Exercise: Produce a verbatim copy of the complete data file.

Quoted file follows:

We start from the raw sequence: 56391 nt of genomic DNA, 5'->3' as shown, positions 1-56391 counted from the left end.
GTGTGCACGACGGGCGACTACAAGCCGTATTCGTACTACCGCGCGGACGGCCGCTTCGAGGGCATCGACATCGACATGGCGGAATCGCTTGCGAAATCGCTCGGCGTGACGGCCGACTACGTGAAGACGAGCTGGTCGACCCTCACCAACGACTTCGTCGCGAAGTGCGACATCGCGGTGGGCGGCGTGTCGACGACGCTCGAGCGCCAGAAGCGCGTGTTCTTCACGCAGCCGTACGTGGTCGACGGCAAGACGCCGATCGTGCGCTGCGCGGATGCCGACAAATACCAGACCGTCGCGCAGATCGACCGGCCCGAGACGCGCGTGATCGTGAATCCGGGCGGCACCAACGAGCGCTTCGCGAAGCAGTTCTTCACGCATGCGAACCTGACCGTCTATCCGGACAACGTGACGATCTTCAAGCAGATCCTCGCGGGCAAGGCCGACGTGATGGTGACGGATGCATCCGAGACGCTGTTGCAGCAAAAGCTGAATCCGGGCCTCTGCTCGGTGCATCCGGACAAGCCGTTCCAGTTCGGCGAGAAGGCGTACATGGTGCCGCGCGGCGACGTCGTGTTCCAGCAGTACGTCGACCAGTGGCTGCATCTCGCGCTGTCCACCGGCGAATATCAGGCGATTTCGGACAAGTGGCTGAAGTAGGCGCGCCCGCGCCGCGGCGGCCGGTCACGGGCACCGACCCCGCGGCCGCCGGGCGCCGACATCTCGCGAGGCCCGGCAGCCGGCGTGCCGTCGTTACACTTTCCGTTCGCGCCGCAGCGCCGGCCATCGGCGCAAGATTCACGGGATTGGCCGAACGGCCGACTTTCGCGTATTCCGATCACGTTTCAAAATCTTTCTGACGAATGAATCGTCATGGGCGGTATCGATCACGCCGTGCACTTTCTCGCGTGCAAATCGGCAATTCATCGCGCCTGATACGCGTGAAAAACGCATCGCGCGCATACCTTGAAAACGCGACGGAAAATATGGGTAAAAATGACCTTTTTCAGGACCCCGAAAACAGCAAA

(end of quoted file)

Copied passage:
We start from the raw sequence: 56391 nt of genomic DNA, 5'->3' as shown, positions 1-56391 counted from the left end.
GTGTGCACGACGGGCGACTACAAGCCGTATTCGTACTACCGCGCGGACGGCCGCTTCGAGGGCATCGACATCGACATGGCGGAATCGCTTGCGAAATCGCTCGGCGTGACGGCCGACTACGTGAAGACGAGCTGGTCGACCCTCACCAACGACTTCGTCGCGAAGTGCGACATCGCGGTGGGCGGCGTGTCGACGACGCTCGAGCGCCAGAAGCGCGTGTTCTTCACGCAGCCGTACGTGGTCGACGGCAAGACGCCGATCGTGCGCTGCGCGGATGCCGACAAATACCAGACCGTCGCGCAGATCGACCGGCCCGAGACGCGCGTGATCGTGAATCCGGGCGGCACCAACGAGCGCTTCGCGAAGCAGTTCTTCACGCATGCGAACCTGACCGTCTATCCGGACAACGTGACGATCTTCAAGCAGATCCTCGCGGGCAAGGCCGACGTGATGGTGACGGATGCATCCGAGACGCTGTTGCAGCAAAAGCTGAATCCGGGCCTCTGCTCGGTGCATCCGGACAAGCCGTTCCAGTTCGGCGAGAAGGCGTACATGGTGCCGCGCGGCGACGTCGTGTTCCAGCAGTACGTCGACCAGTGGCTGCATCTCGCGCTGTCCACCGGCGAATATCAGGCGATTTCGGACAAGTGGCTGAAGTAGGCGCGCCCGCGCCGCGGCGGCCGGTCACGGGCACCGACCCCGCGGCCGCCGGGCGCCGACATCTCGCGAGGCCCGGCAGCCGGCGTGCCGTCGTTACACTTTCCGTTCGCGCCGCAGCGCCGGCCATCGGCGCAAGATTCACGGGATTGGCCGAACGGCCGACTTTCGCGTATTCCGATCACGTTTCAAAATCTTTCTGACGAATGAATCGTCATGGGCGGTATCGATCACGCCGTGCACTTTCTCGCGTGCAAATCGGCAATTCATCGCGCCTGATACGCGTGAAAAACGCATCGCGCGCATACCTTGAAAACGCGACGGAAAATATGGGTAAAAATGACCTTTTTCAGGACCCCGAAAACAGCAAA